FreeSWAN & US export controls

Arnold G. Reinhold reinhold at
Tue Dec 11 09:29:19 EST 2001

At 12:18 AM -0600 12/11/01, Jim Choate wrote:
>On Mon, 10 Dec 2001, John Gilmore wrote:
>> NSA's export controls.  We overturned them by a pretty thin margin.
>> The government managed to maneuver such that no binding precedents
>> were set: if they unilaterally change the regulations tomorrow to
>> block the export of public domain crypto, they wouldn't be violating
>> any court orders or any judicial decisions.  I.e. they are not BOUND
>> by the policy change.
>That's not accurate. There have been several court rulings finding source
>code and such protected by the 1st. This would provide a lever that was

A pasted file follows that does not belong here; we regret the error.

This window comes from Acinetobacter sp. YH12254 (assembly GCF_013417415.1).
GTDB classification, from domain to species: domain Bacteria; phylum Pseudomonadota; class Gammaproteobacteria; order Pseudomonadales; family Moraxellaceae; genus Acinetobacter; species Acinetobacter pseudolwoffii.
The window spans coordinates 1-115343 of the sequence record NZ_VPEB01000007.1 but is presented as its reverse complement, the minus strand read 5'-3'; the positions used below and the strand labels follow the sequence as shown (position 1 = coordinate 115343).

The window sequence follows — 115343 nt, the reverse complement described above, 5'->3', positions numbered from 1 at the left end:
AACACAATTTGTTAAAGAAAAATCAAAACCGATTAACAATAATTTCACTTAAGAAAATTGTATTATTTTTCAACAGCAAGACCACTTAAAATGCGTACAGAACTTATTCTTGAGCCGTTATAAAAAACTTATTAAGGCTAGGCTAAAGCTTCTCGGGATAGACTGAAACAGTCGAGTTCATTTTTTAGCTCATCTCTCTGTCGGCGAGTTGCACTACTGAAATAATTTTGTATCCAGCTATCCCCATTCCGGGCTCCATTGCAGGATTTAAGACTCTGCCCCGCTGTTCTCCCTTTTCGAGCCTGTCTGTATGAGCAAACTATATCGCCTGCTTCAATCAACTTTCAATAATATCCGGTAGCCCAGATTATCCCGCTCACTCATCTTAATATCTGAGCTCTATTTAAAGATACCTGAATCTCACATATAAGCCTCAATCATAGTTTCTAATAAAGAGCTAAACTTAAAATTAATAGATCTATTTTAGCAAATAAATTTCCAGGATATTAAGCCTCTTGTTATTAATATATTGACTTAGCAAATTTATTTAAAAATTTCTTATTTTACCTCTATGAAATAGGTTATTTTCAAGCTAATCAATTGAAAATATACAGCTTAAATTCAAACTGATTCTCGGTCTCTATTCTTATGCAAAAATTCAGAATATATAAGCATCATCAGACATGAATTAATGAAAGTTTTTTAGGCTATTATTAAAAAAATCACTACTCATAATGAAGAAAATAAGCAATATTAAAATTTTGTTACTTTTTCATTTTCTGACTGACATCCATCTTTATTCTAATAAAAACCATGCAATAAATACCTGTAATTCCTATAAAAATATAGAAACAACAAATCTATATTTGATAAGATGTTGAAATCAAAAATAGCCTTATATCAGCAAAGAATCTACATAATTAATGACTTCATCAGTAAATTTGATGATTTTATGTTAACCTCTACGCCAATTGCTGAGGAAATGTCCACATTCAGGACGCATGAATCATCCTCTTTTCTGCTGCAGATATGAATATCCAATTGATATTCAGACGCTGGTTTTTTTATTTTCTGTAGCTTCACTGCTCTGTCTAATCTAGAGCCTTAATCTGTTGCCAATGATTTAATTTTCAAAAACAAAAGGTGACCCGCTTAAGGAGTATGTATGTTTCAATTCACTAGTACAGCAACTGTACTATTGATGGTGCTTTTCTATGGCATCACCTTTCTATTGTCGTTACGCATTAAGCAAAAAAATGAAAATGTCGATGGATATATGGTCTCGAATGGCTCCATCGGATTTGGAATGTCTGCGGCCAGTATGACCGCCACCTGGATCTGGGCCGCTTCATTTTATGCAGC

>not there previously.

In the most recent ruling, Universal v. Remerdez/Eric Corley 
(00-9185), , the US Court of 
Appeals for the Second Circuit declined to overturn an injunction 
against the posting of DeCSS on the Internet. The Court held that 
software was speech, but did not enjoy the level of First Amendment 
protection accorded to pure speech because it is functional with 
little human intervention. This is a very disturbing precedent which 
I hope will be reversed on appeal, but given the post-9/11 mood and 
the limited technological understanding of most judges, I wouldn't 
count on it. Also I believe the U.S. Supreme Court has upheld export 
controls in the past, the First Amendment notwithstanding.

Having a body of open source crypto software that is not entangled by 
any U.S. input is not a foolish idea.  Surely there are good 
programers outside the U.S. who understand the importance of making 
FreeSWAN work seamlessly with Linux.

Arnold Reinhold

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